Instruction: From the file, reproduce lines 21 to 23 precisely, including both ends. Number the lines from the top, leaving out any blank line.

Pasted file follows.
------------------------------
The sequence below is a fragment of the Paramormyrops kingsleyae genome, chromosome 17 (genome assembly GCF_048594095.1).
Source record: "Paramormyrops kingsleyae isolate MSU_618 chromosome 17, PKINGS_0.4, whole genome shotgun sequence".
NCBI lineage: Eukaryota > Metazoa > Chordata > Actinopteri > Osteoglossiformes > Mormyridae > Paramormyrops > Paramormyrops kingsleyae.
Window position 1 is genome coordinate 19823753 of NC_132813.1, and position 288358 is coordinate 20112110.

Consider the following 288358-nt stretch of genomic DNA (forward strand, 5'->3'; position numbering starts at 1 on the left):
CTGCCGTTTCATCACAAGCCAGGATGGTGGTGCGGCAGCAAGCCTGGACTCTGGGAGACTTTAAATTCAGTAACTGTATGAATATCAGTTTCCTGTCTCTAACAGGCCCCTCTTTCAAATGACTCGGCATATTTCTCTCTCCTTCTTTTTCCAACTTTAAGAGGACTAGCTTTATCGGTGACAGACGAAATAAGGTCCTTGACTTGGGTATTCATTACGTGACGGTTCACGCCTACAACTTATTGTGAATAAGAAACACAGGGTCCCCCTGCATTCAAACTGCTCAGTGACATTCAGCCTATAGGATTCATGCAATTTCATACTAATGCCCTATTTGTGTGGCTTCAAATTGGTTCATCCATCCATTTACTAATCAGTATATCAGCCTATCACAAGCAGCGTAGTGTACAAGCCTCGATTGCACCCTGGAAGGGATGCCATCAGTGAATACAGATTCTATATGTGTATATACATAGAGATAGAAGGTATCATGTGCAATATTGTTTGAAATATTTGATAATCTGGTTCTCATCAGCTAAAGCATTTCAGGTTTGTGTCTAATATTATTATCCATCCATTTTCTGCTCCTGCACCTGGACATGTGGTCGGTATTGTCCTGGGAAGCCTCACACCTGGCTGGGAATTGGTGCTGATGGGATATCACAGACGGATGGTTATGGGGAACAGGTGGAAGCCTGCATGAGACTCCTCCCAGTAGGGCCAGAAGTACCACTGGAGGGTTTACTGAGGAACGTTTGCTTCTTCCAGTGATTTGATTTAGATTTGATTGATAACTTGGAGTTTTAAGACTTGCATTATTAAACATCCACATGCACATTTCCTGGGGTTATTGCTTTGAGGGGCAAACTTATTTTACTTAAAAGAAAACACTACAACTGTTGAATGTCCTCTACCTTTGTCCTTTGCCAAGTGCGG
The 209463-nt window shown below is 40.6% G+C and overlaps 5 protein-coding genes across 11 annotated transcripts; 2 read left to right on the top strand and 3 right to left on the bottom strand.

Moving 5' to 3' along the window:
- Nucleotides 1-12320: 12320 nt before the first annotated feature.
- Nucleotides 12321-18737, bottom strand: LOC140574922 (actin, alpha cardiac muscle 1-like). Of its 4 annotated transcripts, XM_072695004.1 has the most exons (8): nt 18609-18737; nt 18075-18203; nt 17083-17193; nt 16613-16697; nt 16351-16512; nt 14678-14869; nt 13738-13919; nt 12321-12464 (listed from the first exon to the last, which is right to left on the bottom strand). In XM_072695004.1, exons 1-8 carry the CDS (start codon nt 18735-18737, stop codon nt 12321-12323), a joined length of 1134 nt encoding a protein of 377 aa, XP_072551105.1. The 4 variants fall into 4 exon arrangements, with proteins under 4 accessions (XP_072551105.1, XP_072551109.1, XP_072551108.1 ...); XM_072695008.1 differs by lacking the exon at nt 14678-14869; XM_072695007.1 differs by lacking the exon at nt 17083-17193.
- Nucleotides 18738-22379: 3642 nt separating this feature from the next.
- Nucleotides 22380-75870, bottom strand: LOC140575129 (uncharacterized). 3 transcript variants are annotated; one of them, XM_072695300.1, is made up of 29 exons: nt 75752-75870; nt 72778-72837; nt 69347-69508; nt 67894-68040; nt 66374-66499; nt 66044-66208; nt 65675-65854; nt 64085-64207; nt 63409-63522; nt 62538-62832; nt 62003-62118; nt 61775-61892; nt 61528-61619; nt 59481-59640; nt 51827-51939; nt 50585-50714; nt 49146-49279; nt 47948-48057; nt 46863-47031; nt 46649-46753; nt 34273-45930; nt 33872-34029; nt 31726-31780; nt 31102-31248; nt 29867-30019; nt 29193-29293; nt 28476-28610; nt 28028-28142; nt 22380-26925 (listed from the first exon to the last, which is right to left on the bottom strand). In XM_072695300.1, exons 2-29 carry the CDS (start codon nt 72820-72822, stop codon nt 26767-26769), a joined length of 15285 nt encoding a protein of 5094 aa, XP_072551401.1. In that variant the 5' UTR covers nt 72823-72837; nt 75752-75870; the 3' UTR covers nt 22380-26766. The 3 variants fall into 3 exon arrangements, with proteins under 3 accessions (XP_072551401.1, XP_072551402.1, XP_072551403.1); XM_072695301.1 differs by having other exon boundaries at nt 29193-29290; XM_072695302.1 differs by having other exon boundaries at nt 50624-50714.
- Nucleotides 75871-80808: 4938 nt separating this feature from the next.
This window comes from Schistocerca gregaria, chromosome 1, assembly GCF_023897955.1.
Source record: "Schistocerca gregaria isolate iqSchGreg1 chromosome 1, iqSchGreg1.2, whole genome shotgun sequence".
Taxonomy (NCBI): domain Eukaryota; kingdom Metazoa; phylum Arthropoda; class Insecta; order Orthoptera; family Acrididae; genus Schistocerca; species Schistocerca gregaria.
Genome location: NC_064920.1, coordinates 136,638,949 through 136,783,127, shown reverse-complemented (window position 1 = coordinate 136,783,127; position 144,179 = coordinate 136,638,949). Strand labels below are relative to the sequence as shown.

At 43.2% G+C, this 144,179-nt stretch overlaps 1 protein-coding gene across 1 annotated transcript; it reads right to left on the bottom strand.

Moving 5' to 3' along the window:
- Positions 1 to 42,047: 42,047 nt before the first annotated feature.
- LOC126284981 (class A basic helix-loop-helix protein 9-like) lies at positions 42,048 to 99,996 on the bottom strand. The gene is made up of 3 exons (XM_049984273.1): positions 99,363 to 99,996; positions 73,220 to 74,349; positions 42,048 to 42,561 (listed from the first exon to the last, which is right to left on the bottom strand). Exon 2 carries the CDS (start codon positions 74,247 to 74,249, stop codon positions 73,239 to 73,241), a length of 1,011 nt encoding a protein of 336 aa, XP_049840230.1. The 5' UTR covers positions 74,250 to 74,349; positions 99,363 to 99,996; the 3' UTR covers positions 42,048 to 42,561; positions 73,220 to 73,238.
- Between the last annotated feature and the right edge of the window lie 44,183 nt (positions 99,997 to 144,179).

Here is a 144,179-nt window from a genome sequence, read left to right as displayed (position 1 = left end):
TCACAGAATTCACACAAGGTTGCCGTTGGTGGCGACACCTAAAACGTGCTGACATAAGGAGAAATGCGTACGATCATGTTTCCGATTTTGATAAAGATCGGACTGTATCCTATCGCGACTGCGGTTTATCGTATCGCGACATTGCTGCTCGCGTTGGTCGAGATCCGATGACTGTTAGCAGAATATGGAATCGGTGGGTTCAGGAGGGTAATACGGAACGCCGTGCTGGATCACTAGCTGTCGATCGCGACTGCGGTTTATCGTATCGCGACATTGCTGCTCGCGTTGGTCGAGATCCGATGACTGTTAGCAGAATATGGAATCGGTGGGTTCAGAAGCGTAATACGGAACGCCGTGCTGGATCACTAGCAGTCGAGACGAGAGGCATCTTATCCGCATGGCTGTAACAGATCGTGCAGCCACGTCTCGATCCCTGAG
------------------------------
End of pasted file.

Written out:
- LOC126284981 (class A basic helix-loop-helix protein 9-like) lies at positions 42,048 to 99,996 on the bottom strand. The gene is made up of 3 exons (XM_049984273.1): positions 99,363 to 99,996; positions 73,220 to 74,349; positions 42,048 to 42,561 (listed from the first exon to the last, which is right to left on the bottom strand). Exon 2 carries the CDS (start codon positions 74,247 to 74,249, stop codon positions 73,239 to 73,241), a length of 1,011 nt encoding a protein of 336 aa, XP_049840230.1. The 5' UTR covers positions 74,250 to 74,349; positions 99,363 to 99,996; the 3' UTR covers positions 42,048 to 42,561; positions 73,220 to 73,238.
- Between the last annotated feature and the right edge of the window lie 44,183 nt (positions 99,997 to 144,179).

Here is a 144,179-nt window from a genome sequence, read left to right as displayed (position 1 = left end):